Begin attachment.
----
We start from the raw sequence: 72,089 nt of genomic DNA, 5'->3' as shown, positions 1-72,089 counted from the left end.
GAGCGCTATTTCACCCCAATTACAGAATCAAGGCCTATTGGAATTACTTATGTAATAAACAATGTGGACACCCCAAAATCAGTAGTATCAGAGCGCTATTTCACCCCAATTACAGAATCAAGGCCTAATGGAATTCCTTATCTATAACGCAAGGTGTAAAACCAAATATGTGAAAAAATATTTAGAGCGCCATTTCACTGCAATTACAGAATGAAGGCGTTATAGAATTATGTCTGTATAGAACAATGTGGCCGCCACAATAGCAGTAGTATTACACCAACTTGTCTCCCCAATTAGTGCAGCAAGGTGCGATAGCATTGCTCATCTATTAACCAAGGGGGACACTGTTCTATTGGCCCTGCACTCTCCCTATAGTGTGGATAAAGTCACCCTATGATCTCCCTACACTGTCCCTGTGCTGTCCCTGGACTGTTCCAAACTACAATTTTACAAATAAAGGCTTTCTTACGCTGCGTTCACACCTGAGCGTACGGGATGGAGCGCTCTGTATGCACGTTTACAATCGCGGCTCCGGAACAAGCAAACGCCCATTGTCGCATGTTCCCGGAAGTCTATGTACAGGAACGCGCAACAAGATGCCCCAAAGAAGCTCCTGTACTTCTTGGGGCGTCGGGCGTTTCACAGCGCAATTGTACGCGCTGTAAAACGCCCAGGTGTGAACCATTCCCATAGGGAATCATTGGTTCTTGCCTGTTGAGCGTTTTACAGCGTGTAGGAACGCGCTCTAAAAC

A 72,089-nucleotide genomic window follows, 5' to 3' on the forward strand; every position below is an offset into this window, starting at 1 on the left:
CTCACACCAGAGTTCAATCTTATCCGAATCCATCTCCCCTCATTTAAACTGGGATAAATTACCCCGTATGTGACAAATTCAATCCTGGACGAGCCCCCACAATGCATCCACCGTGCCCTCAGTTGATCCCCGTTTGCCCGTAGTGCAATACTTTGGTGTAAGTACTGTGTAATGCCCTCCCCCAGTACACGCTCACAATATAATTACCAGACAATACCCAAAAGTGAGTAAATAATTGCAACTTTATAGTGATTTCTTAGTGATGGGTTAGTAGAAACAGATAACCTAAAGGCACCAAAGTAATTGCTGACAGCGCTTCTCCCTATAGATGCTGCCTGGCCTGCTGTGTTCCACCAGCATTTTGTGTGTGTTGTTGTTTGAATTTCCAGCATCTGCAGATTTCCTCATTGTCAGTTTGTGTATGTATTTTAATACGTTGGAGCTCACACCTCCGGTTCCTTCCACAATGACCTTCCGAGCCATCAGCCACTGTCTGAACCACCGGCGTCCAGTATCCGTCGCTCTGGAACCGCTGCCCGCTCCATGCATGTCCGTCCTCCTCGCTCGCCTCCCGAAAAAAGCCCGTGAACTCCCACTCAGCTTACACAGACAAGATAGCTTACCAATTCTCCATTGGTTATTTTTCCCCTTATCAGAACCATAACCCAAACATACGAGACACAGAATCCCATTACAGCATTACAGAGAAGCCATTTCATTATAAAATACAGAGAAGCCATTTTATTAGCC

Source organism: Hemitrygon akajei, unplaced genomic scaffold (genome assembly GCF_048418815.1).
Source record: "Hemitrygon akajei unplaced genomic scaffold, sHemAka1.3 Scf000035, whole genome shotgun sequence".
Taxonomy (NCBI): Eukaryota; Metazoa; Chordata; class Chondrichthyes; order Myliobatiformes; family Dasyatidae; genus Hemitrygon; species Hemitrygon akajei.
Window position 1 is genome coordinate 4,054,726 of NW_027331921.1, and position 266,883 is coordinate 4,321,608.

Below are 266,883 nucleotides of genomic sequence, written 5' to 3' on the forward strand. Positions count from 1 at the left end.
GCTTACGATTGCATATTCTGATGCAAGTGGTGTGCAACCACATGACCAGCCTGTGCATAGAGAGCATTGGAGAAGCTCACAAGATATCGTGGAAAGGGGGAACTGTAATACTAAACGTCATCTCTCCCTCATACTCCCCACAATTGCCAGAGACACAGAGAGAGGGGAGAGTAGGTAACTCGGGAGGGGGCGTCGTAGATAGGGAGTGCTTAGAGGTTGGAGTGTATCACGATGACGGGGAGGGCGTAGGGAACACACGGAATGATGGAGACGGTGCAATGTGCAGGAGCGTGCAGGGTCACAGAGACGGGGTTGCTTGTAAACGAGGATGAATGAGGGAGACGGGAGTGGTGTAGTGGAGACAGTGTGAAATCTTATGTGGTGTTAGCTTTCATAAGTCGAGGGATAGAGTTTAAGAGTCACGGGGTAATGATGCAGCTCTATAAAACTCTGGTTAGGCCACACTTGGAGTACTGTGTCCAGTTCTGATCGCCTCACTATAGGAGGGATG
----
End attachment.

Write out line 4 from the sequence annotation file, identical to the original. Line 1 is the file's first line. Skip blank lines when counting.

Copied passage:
CTCACACCAGAGTTCAATCTTATCCGAATCCATCTCCCCTCATTTAAACTGGGATAAATTACCCCGTATGTGACAAATTCAATCCTGGACGAGCCCCCACAATGCATCCACCGTGCCCTCAGTTGATCCCCGTTTGCCCGTAGTGCAATACTTTGGTGTAAGTACTGTGTAATGCCCTCCCCCAGTACACGCTCACAATATAATTACCAGACAATACCCAAAAGTGAGTAAATAATTGCAACTTTATAGTGATTTCTTAGTGATGGGTTAGTAGAAACAGATAACCTAAAGGCACCAAAGTAATTGCTGACAGCGCTTCTCCCTATAGATGCTGCCTGGCCTGCTGTGTTCCACCAGCATTTTGTGTGTGTTGTTGTTTGAATTTCCAGCATCTGCAGATTTCCTCATTGTCAGTTTGTGTATGTATTTTAATACGTTGGAGCTCACACCTCCGGTTCCTTCCACAATGACCTTCCGAGCCATCAGCCACTGTCTGAACCACCGGCGTCCAGTATCCGTCGCTCTGGAACCGCTGCCCGCTCCATGCATGTCCGTCCTCCTCGCTCGCCTCCCGAAAAAAGCCCGTGAACTCCCACTCAGCTTACACAGACAAGATAGCTTACCAATTCTCCATTGGTTATTTTTCCCCTTATCAGAACCATAACCCAAACATACGAGACACAGAATCCCATTACAGCATTACAGAGAAGCCATTTCATTATAAAATACAGAGAAGCCATTTTATTAGCC